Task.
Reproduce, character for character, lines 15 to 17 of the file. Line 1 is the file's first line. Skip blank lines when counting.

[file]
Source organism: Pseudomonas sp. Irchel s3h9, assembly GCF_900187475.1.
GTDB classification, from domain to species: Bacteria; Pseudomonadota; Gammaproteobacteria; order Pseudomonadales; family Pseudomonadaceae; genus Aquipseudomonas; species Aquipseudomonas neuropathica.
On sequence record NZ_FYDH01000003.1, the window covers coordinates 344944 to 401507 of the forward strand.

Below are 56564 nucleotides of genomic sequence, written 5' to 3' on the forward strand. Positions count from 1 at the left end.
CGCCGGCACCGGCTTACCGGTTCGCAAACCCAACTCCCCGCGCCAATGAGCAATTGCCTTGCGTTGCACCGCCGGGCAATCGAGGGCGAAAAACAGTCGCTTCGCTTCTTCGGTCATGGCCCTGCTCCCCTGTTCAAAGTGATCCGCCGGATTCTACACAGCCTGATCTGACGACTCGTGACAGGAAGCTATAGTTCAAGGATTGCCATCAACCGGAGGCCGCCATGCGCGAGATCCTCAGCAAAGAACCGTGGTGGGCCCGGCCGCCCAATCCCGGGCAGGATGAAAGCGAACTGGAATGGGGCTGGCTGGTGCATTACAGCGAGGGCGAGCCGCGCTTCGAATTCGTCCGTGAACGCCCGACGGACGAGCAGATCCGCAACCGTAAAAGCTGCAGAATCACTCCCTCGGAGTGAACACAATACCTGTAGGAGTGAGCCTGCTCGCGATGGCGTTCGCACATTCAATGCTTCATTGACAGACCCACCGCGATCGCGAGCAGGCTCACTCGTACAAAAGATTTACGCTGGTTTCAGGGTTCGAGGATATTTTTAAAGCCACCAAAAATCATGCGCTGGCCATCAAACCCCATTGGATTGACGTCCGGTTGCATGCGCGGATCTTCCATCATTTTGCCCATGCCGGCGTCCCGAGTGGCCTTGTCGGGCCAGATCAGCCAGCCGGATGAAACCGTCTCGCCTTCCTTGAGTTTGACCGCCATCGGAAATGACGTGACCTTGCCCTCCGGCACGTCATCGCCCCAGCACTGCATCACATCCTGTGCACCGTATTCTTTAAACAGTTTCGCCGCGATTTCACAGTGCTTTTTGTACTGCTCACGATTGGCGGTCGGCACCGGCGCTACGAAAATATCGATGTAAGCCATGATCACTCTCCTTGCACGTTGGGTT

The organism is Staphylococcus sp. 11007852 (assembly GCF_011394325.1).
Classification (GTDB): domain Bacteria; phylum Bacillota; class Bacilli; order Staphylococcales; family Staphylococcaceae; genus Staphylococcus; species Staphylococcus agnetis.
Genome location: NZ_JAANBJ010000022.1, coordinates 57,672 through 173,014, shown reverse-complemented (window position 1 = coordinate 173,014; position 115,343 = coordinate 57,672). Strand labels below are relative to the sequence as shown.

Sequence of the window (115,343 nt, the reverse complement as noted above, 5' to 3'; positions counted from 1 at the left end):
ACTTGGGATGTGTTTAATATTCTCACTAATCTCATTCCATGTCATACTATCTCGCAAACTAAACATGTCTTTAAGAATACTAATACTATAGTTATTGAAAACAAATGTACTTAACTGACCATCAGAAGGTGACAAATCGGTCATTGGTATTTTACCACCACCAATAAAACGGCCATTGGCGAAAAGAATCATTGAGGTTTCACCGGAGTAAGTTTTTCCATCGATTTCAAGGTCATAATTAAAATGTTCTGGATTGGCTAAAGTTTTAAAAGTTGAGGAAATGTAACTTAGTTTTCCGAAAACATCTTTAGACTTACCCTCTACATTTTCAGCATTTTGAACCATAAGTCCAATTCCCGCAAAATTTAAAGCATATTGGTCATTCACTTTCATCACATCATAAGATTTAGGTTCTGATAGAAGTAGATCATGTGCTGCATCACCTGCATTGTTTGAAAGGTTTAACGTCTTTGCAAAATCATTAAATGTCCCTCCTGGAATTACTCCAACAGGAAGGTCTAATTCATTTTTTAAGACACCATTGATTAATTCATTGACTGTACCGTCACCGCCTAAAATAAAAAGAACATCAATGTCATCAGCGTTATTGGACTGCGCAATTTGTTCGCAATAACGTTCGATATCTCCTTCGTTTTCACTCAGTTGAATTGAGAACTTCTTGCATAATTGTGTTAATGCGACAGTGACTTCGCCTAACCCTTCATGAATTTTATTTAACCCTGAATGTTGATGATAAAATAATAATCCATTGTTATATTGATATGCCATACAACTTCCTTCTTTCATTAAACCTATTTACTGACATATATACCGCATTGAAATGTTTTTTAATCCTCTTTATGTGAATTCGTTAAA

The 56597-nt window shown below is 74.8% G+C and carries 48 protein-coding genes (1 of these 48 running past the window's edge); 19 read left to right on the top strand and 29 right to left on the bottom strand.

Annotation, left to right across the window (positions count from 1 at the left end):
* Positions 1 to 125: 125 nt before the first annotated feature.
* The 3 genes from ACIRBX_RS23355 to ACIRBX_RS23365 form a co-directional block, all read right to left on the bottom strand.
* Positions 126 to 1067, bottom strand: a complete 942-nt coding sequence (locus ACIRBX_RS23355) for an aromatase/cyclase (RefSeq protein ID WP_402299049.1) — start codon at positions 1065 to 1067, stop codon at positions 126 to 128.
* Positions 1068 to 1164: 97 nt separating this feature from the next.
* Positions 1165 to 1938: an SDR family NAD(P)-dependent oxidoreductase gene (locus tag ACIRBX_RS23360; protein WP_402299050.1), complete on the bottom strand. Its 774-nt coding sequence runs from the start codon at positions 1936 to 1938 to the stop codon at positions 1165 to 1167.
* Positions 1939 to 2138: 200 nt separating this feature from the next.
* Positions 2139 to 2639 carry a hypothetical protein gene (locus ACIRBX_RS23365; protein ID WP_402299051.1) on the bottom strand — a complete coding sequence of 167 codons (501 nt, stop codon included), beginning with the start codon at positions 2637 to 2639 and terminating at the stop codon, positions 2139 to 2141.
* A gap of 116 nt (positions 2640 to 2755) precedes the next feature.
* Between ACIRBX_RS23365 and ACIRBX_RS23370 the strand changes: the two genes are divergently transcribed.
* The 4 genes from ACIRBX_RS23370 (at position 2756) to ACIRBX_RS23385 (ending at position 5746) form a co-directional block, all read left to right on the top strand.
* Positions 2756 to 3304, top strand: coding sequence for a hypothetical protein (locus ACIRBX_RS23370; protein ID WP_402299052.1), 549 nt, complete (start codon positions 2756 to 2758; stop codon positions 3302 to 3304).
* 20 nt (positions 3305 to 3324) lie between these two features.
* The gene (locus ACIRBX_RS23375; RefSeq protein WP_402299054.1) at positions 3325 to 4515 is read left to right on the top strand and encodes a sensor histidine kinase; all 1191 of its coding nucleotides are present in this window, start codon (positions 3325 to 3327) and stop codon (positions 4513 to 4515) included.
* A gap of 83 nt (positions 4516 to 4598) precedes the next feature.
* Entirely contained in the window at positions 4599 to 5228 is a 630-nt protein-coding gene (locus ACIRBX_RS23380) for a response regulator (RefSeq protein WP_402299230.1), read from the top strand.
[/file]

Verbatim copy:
* Positions 126 to 1067, bottom strand: a complete 942-nt coding sequence (locus ACIRBX_RS23355) for an aromatase/cyclase (RefSeq protein ID WP_402299049.1) — start codon at positions 1065 to 1067, stop codon at positions 126 to 128.
* Positions 1068 to 1164: 97 nt separating this feature from the next.
* Positions 1165 to 1938: an SDR family NAD(P)-dependent oxidoreductase gene (locus tag ACIRBX_RS23360; protein WP_402299050.1), complete on the bottom strand. Its 774-nt coding sequence runs from the start codon at positions 1936 to 1938 to the stop codon at positions 1165 to 1167.